Born: 10 December 1830
Died: 15 May 1886
Birthplace: Amherst, Massachusetts
Best known as: The poet called "The Belle of Amherst"
Called "The Belle of Amherst," Emily Dickinson is considered one of America's best 19th century poets Emily Dickinson lived quietly in Amherst, Massachusetts and wrote poetry for most of her adult life. Her verses were short but inventive, and her themes universal: love, death, and her relationship with God and nature. Dickinson was not famous during her lifetime; she rarely left Amherst and according to the Encyclopedia Britannica, "after the late 1860s [she] never left the boundaries of the family's property." Dickinson's output was prodigious -- over 1,700 poems in all -- but only a handful of her poems were published during her lifetime. Her sister Lavinia actively promoted her work after Emily's death in 1886. Poems of Emily Dickinson was published in 1890, and other new editions of her work appeared over the following decades. Once published, Dickinson's words found a worldwide audience. Among her best-known poems are "Because I could not stop for Death" and "I cannot live with You."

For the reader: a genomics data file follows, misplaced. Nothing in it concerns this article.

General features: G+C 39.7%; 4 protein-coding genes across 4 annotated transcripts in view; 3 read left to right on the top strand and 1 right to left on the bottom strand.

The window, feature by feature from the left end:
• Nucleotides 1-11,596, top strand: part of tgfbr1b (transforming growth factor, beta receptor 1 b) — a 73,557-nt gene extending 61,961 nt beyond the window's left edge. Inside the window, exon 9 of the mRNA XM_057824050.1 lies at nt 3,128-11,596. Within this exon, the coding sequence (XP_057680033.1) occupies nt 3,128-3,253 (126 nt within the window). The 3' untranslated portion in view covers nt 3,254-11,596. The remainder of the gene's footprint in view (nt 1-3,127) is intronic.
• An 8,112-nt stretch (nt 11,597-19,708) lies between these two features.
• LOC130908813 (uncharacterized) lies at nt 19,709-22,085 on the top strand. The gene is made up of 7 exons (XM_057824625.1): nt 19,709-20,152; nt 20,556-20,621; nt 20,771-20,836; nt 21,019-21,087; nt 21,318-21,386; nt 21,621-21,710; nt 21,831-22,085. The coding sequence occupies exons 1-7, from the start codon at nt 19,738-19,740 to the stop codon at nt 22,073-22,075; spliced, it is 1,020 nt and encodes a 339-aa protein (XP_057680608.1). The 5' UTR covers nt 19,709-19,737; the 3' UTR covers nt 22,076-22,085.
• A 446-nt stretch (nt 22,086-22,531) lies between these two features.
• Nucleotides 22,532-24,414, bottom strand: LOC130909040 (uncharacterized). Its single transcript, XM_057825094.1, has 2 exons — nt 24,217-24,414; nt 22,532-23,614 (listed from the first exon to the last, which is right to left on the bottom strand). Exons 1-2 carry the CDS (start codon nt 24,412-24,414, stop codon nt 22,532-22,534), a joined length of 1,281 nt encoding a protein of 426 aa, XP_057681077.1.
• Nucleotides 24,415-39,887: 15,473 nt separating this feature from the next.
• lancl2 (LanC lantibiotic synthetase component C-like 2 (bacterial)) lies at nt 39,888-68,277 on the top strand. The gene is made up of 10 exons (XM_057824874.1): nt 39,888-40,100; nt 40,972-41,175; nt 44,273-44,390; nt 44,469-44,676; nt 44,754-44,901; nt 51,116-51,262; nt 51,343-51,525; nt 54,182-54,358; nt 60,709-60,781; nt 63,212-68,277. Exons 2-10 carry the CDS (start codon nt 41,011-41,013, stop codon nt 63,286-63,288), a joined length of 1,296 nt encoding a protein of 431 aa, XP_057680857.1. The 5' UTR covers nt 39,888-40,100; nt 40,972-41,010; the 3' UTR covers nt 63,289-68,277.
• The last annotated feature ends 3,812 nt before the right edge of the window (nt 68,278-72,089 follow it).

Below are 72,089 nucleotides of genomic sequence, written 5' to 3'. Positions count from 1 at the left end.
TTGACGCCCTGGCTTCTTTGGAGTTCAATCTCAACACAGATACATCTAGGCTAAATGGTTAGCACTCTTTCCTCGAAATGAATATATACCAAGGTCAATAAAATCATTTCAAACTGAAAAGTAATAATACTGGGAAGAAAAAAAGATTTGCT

Famous Dickinson phrases include “It is better to be the hammer than the anvil” and “Hope is the thing with feathers / That perches in the soul / And sings the tune--without the words / And never stops at all”… The Belle of Amherst, a play about Dickinson, debuted on Broadway in 1976. The play was written by William Luce; the title came from a phrase Dickinson once used to describe herself. The Broadway production was directed by Charles Nelson Reilly and won a Tony Award for actress Julie Harris, who played Dickinson.
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